Don’t Forget the Memorandum of Settlement!

By: Michele Sales | Mediator, Arbitrator

salesA good mediator recommends that the parties draft and sign a Memorandum of Settlement at the conclusion of what appears to be a successful mediation. The Washington Supreme Court recently re-emphasized the need for such a writing in its decision of In re Disciplinary Proceeding of Bradley R. Marshall  , 279 P.3d 291 (2009).

Part of the complaint against attorney Marshall involved whether a settlement had been reached at mediation1  by a King County Superior Court Judge. The court noted that “most, if not all, of those present believed some settlement was intended”2 , including the judge.3  However, two of the Plaintiffs decided that they did not want to settle. Shortly after the mediation, the Defendant’s counsel sent a release and settlement agreement that those two Plaintiffs refused to sign. According to the charges and findings, Mr. Marshall then attempted to force those clients to proceed with the settlement against their wishes.

While the facts of the Marshall case are not ones we hear about on a regular basis, the issue of one party trying to renege on a settlement does raise its ugly head at times. It may occur because someone close to the party (spouse, parent, significant other) who did not attend the mediation and witness the reasons or basis for the settlement tells the party that settlement was a bad idea. Other times, it may simply be that a party changes his or her mind after thinking about the day’s events over night. Worst of all, it may be that the party felt compelled by his attorney to agree to a settlement. Whatever the cause, it is worth revisiting the idea of signing a memorandum at the conclusion of mediation and what needs to be in that writing.

CR 2A states, “No agreement or consent between parties or attorneys in respect to the proceedings in a cause, the purport of which is disputed, will be regarded by the court…unless the evidence thereof shall be in writing and subscribed by the attorneys denying the same.” In similar fashion, RCW 2.44.010 (1) states that an attorney has the authority to bind his client, but that the court shall disregard all agreements “unless such agreement … [is] signed by the party against whom the same is alleged, or his attorney.”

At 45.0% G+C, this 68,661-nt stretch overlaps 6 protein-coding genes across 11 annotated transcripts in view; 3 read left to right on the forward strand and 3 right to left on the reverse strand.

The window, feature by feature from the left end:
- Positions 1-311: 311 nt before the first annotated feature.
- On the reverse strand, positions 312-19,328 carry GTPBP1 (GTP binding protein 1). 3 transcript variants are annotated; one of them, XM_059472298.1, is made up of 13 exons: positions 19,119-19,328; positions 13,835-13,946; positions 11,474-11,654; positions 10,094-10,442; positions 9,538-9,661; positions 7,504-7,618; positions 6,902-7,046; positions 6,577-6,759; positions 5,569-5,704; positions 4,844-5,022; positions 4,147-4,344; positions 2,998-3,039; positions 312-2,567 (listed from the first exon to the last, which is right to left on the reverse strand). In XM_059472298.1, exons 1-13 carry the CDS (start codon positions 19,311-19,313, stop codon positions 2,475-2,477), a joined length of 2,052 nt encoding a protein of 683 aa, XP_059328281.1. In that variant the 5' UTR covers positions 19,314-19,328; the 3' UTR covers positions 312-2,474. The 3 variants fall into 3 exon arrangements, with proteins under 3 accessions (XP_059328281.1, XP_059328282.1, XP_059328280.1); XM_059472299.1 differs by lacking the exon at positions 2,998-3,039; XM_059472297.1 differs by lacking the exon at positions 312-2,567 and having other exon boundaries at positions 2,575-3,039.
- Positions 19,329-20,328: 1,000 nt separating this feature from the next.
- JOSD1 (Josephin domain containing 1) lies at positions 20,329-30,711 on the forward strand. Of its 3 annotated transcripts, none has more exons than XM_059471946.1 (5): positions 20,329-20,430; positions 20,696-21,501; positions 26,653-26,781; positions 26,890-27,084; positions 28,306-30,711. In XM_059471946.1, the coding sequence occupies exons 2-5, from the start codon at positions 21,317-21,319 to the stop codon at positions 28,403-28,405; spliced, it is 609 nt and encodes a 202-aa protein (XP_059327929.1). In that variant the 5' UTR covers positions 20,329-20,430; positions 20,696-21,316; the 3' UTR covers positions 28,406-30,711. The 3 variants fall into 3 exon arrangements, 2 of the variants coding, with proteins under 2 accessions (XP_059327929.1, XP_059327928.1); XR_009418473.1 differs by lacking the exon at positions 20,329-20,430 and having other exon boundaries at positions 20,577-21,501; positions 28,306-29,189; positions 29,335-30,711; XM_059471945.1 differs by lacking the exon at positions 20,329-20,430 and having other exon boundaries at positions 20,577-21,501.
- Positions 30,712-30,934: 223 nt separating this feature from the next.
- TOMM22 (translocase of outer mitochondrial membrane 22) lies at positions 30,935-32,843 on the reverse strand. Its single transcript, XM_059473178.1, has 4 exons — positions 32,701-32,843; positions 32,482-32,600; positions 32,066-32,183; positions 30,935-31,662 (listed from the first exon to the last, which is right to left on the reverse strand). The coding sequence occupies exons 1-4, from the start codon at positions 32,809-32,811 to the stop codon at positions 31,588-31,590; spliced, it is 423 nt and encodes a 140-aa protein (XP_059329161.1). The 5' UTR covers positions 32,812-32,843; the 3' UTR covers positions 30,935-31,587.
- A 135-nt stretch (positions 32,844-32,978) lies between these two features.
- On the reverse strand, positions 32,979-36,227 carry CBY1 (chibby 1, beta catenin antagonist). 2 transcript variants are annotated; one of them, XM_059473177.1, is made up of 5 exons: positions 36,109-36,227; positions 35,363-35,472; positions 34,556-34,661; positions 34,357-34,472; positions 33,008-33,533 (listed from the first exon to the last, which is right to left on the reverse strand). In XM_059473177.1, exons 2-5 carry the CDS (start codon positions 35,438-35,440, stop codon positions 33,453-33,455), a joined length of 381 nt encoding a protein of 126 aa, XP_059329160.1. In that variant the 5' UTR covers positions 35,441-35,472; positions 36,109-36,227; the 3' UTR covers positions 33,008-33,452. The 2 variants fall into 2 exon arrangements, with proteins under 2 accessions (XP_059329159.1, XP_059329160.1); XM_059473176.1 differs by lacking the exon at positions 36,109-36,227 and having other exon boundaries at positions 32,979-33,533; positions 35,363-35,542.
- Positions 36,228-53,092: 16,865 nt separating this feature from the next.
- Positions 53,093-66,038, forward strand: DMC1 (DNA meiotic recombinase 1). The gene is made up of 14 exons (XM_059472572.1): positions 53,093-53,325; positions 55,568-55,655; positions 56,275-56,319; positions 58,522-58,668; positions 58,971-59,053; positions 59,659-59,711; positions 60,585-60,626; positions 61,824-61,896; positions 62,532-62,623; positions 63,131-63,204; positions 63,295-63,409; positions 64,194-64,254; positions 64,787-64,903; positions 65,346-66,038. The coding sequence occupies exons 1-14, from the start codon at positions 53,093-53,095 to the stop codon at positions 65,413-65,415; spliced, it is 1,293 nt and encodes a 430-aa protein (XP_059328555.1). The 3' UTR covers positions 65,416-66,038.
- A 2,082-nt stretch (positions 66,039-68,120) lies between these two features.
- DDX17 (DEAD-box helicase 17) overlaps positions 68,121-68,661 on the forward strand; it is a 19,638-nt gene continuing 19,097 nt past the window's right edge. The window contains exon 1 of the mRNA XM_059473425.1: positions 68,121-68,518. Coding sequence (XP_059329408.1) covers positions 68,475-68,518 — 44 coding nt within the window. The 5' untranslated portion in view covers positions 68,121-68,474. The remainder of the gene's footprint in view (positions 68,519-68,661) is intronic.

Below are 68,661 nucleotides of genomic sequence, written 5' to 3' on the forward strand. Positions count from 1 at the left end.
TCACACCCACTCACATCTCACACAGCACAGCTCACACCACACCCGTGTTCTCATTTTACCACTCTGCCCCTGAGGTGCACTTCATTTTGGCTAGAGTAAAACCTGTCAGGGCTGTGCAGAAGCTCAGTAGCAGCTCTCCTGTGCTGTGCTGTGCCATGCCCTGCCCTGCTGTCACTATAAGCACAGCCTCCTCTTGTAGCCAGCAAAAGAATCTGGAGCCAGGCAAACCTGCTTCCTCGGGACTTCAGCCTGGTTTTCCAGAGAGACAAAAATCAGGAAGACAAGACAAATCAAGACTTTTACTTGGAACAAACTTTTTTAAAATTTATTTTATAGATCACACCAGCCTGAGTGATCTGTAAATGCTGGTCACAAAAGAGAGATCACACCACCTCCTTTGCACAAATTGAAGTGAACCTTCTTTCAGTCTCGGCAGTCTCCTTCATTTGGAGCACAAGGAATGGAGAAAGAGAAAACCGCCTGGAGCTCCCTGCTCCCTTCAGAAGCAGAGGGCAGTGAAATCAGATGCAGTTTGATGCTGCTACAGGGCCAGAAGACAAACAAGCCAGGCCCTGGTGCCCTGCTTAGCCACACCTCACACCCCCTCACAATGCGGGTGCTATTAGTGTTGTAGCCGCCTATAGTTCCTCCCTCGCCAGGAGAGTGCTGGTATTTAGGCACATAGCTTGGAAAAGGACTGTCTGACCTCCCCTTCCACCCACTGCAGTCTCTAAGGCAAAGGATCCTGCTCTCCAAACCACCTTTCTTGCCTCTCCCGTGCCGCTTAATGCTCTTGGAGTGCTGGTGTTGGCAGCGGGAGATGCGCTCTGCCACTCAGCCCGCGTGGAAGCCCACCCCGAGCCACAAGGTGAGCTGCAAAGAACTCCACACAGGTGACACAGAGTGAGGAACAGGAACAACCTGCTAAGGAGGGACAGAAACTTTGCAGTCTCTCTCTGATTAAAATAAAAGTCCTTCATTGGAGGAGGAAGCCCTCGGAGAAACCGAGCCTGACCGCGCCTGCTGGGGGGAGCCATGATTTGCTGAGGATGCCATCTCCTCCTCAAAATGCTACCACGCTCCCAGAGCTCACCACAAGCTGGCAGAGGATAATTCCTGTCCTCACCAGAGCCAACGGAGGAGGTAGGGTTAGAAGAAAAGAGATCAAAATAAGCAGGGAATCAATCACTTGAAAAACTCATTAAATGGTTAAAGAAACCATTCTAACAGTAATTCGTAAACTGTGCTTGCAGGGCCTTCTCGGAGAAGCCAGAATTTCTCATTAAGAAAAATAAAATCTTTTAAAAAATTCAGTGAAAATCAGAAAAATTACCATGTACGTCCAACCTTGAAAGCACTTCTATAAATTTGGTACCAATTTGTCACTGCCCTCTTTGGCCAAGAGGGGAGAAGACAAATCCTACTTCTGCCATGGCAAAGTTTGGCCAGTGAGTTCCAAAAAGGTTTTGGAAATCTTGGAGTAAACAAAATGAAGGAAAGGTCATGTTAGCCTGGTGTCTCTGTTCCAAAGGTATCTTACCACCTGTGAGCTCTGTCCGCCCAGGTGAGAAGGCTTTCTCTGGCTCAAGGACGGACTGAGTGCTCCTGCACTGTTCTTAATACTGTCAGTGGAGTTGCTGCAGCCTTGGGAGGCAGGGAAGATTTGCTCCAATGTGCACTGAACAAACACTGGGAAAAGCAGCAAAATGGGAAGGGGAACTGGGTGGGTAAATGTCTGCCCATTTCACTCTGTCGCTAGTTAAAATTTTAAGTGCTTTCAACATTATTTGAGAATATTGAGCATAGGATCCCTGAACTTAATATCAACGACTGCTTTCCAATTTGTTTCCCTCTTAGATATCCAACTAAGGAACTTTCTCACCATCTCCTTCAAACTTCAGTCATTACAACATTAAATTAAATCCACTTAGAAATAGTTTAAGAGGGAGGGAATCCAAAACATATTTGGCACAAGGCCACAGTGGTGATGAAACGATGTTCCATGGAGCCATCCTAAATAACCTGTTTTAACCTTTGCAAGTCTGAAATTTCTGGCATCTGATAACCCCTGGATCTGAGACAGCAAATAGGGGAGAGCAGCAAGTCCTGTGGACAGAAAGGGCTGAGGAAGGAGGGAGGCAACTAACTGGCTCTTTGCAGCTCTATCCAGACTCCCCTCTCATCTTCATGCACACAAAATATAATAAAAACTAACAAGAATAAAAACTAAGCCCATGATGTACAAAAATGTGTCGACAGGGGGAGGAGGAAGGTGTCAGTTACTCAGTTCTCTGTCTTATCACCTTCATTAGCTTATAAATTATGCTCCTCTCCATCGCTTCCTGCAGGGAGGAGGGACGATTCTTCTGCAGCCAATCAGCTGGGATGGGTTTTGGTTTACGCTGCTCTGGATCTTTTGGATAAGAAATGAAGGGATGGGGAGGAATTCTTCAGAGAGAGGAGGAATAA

Washington law has been clear since the early 1980’s that standard contract law governs whether the parties have reached a settlement. Stottlemyre v. Reed  , 35 Wn.App. 169, 665 P.2d 1383 (1983). It is interesting to note that although the agreement in Stottlemyre  was only an oral agreement, the appellate court found that the attorney’s written representation in an affidavit that a settlement was reached was sufficient to meet the “signed by the party…or his attorney” provision of the statute. Some might say that this ruling was appropriate because “the law favors the private settlement of disputes and is inclined to view them with finality”.4  But counsel should not rely on such a creative interpretation of the Rule and statute and should make sure that a settlement document is created and signed.

Subsequent cases have flushed out the court’s holding in Stottlemyre  by clarifying that a party’s subjective intent not to be bound until the execution of a final settlement agreement will not void an otherwise enforceable settlement agreement.5 However, the agreement must not have been reached by fraud, coercion or mistake.6

The signature of the party’s attorney is not needed if the party has signed.7  Alternatively, Stottlemyre holds that an attorney’s signature alone is adequate to bind the party assuming all other things are equal. In this instance, however, the practical effect is likely to be that the party fires his attorney and institutes a malpractice action.8